Omar Khadr to Return to Canada from Guantánamo by End of May


Finally, five months after the Canadian citizen and former child prisoner Omar Khadr was supposed to leave Guantánamo, to be returned to Canada as a result of a plea deal agreed in October 2010, it appears that he may be back in the country of his birth by the end of May.

The delay has been a disgrace, as the plea deal was supposed to guarantee that Khadr, who is now 25, would be held for one more year at Guantánamo, and would then return to Canada, to serve seven more years in prison, although it is widely expected that he “will serve only a short time in a Canadian prison before being released,” as London Free Press described it, primarily because lawyers will be able to point out the court rulings in which judges ruled that the Canadian government had persistently violated Khadr’s rights.

That first year of Khadr’s post-plea deal detention ended on October 31 last year, but he was not repatriated from Guantánamo, primarily, it seemed, because of an unwillingness to speedily facilitate his return on the part of the Canadian authorities, who have a dreadful record when it comes to doing anything to secure his return since his capture at the age of 15, when he was severely wounded, in Afghanistan in July 2002.

However, at an international press conference in Ottawa on Tuesday, US defense secretary Leon Panetta indicated that the delay in transferring Khadr to Canada — made all the more unacceptable because, in Guantánamo, he is kept separate from all the other prisoners except the few men who have also accepted plea deals or been convicted in the military commission trials — might be close to an end.

As London Free Press described it, he “said he will soon be signing papers that would clear the way to return” Khadr. “I don’t have a specific timeline for signing it,” he said, “but once those arrangements have been made, we will approve the transfer to Canada.” He added, “It’s an important step. We have others there that we would like to be able to move as well, but the steps we’ve taken here and the precautions we’ve taken are an example we would like to follow in the future.”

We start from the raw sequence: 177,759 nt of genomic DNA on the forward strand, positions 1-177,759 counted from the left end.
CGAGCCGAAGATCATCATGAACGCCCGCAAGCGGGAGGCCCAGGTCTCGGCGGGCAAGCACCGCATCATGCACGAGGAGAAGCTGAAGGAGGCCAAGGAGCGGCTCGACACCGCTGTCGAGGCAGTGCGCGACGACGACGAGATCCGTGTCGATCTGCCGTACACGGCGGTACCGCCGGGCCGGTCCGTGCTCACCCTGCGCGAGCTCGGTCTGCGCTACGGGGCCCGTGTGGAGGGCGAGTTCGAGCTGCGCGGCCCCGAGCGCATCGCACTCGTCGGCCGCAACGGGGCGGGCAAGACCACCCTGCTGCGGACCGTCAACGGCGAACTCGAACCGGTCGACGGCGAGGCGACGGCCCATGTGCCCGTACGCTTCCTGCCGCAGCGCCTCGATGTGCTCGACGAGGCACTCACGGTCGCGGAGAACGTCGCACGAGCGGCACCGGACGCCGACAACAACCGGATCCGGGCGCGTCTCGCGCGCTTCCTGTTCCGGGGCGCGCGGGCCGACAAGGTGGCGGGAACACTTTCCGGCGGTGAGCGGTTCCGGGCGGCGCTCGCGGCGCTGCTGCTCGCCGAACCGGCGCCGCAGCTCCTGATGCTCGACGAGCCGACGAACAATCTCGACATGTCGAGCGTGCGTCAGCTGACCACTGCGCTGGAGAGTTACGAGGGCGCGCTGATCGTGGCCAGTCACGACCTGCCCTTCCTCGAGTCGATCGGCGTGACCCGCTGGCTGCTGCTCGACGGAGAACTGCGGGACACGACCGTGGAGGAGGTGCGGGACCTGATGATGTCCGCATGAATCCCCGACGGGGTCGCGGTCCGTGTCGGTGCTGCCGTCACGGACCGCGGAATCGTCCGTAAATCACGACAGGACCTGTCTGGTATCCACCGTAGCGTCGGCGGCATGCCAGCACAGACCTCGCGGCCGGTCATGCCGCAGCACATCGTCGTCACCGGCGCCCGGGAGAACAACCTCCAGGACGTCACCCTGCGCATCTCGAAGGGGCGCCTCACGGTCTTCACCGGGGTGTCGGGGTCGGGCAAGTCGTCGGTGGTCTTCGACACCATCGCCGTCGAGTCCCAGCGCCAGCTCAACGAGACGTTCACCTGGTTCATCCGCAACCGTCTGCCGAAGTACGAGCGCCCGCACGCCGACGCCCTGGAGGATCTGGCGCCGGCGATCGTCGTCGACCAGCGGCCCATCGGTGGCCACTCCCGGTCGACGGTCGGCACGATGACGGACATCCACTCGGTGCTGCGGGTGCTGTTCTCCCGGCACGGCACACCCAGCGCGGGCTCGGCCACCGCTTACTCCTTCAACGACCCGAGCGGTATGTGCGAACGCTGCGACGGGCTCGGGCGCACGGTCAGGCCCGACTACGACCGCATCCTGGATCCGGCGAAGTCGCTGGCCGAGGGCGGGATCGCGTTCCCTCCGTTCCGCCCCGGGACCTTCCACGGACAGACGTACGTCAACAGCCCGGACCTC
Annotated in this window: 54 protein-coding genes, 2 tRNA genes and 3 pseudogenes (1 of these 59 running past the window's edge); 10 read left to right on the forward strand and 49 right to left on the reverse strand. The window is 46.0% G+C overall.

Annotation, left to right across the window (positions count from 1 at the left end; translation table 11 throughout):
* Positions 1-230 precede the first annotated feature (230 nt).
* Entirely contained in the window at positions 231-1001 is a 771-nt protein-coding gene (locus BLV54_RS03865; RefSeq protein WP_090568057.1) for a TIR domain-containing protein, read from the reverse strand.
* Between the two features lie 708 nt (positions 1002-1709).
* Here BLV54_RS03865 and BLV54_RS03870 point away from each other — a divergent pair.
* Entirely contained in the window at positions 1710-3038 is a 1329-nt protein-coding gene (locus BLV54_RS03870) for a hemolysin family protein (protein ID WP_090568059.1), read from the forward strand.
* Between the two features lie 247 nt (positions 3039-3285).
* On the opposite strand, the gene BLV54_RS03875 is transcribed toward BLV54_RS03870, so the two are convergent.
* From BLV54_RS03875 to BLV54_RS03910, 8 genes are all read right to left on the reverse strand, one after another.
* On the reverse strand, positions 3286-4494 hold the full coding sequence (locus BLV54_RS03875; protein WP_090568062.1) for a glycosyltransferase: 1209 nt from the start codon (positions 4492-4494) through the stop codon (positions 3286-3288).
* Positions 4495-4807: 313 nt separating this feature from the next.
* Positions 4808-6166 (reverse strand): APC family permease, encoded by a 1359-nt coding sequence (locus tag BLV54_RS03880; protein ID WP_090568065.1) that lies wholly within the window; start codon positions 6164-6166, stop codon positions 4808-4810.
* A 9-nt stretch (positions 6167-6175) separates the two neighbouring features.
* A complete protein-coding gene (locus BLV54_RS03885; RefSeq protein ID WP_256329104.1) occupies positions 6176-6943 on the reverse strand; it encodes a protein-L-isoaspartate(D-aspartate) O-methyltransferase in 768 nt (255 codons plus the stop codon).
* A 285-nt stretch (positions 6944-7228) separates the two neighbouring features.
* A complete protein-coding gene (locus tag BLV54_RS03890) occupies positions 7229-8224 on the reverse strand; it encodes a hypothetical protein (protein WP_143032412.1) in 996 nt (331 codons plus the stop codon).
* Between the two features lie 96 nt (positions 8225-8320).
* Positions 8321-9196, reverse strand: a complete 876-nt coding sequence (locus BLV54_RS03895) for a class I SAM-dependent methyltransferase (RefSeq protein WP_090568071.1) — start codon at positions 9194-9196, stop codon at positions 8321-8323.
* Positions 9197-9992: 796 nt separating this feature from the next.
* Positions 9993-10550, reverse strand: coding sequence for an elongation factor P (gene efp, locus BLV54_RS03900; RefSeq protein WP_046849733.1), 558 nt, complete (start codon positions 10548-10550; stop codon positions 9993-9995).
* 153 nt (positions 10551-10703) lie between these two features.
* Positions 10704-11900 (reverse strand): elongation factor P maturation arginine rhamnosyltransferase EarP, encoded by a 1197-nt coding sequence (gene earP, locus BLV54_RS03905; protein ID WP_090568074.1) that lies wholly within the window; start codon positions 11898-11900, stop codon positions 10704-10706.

The article added, “Once the American officials sign the papers, it will be up to Public Safety Minister Vic Toews to repatriate Khadr.” This is not entirely encouraging, because, as I explained in November:

Michael Patton, a spokesman for Public Safety Minister Vic Toews, said that securing the return of a prisoner from another country was a “big process.” He explained that the Correctional Service had to “determine whether the applicant is eligible for a transfer,” then the government holding the prisoner had to agree to it, and then the Correctional Service had to “put together a recommendation to the Minister who must review and approve it.”

Patton said, “These files normally take about 18 months to come to a decision,” and claimed that Khadr’s case was “unlikely to be expedited or treated differently,” even though the government has obviously had an entire year to prepare for Khadr’s return.

However, as The Canadian Press explained yesterday, the US desire to release Khadr is obviously real. A source told reporter Colin Ferkel that Leon Panetta “was expected to sign off on the transfer within a week.” The source explained, “It’s on his desk, it’s ready. The US has no concerns about [Mr. Khadr].”

As Ferkel described it, Khadr “has been caught up in a bureaucratic ‘Catch-22’ since becoming eligible to leave” Guantánamo last October. He explained:

Prime Minister Stephen Harper’s government has been in no hurry to approve the transfer request, which Mr. Khadr’s lawyers submitted to both governments a year ago. Instead, the source said, Ottawa has been scrutinizing the application far more closely than required, looking at issues such as his parole eligibility, which would essentially be almost immediate.

The source added, “I think they have stalled the proceedings — the US would have sent him home a lot earlier if things had been worked out in Canada. The US does not want to act summarily and sign off on his transfer without Canada having everything prepared and ready. It’s a matter of diplomatic courtesy.”

Pentagon spokesman Lt. Col. Todd Breasseale also confirmed that Leon Panetta “was waiting for Ottawa to agree to Mr. Khadr’s transfer, and the process was moving forward.” Breasseale said, “It’s a matter of ongoing, very sensitive discussion and consideration that involves everything from public safety to diplomacy.”